TEHRAN (Reuters) -- Iran has executed four men for murder and kidnapping, including one convicted of involvement in the abduction of two Belgians in 2007 and other crimes, the official IRNA news agency reported.
They were hanged at dawn in a prison in the southeastern city of Zahedan in a volatile region close to Afghanistan and Pakistan, which is notorious for frequent clashes between police and armed bandits and drug traffickers.
IRNA said their crimes also included the killing of eight security forces personnel and the kidnapping of a cleric.
The Belgians, a man and a woman, were seized in southeastern Iran in August 2007, but they were released after a few days.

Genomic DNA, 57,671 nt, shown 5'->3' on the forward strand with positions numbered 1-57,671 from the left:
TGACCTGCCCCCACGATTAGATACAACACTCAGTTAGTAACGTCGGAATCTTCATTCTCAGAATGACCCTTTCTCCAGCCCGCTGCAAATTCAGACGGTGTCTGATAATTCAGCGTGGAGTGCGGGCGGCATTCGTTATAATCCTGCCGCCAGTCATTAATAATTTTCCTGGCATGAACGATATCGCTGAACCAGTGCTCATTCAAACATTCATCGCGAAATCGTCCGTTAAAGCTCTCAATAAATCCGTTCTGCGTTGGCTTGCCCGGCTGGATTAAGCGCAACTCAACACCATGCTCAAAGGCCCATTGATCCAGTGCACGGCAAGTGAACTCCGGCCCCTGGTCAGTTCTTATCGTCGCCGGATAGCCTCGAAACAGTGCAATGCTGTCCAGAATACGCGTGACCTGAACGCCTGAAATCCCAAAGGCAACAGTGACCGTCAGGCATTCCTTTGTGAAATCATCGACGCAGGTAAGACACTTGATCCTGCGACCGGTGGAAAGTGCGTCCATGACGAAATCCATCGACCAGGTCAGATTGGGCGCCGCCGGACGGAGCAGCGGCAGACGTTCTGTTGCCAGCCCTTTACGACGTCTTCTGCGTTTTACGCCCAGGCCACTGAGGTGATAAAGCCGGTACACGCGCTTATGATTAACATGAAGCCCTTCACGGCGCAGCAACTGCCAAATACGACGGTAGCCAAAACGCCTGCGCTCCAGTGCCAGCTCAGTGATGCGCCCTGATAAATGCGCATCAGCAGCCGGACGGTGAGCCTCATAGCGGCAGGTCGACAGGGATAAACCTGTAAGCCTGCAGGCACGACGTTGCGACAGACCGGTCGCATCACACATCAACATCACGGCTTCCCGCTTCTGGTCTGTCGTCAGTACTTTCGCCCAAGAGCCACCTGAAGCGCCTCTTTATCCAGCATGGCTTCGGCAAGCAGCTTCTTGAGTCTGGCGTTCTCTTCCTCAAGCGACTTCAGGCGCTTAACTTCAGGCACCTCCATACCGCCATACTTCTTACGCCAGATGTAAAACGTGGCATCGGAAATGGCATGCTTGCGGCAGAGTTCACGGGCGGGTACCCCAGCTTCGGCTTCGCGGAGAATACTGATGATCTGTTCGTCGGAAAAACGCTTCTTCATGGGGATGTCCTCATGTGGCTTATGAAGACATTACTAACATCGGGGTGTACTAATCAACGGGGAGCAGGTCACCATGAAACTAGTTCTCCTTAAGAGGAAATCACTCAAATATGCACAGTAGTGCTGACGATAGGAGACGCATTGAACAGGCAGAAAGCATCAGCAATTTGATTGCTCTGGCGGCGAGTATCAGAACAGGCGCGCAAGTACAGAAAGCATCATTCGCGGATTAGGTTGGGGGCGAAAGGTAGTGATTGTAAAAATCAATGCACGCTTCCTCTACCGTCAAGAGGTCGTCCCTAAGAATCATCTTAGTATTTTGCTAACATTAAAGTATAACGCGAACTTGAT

An Iranian official was at the time quoted as saying they had been abducted by a bandit group, whose leader demanded that his jailed brother be freed in return for their release.
Tourists visiting the region have been advised not to travel at night. European and other tourists have been abducted there, and kidnappers held some for weeks in a bid to secure the release of detained relatives from jail.
Murder, adultery, rape, armed robbery, apostasy, and drug trafficking are all punishable by death in Iran.
Amnesty International has listed Iran as the world's second-most prolific executioner in 2007, after China.
Iran says it is implementing Islamic law and rejects accusations it is violating human rights.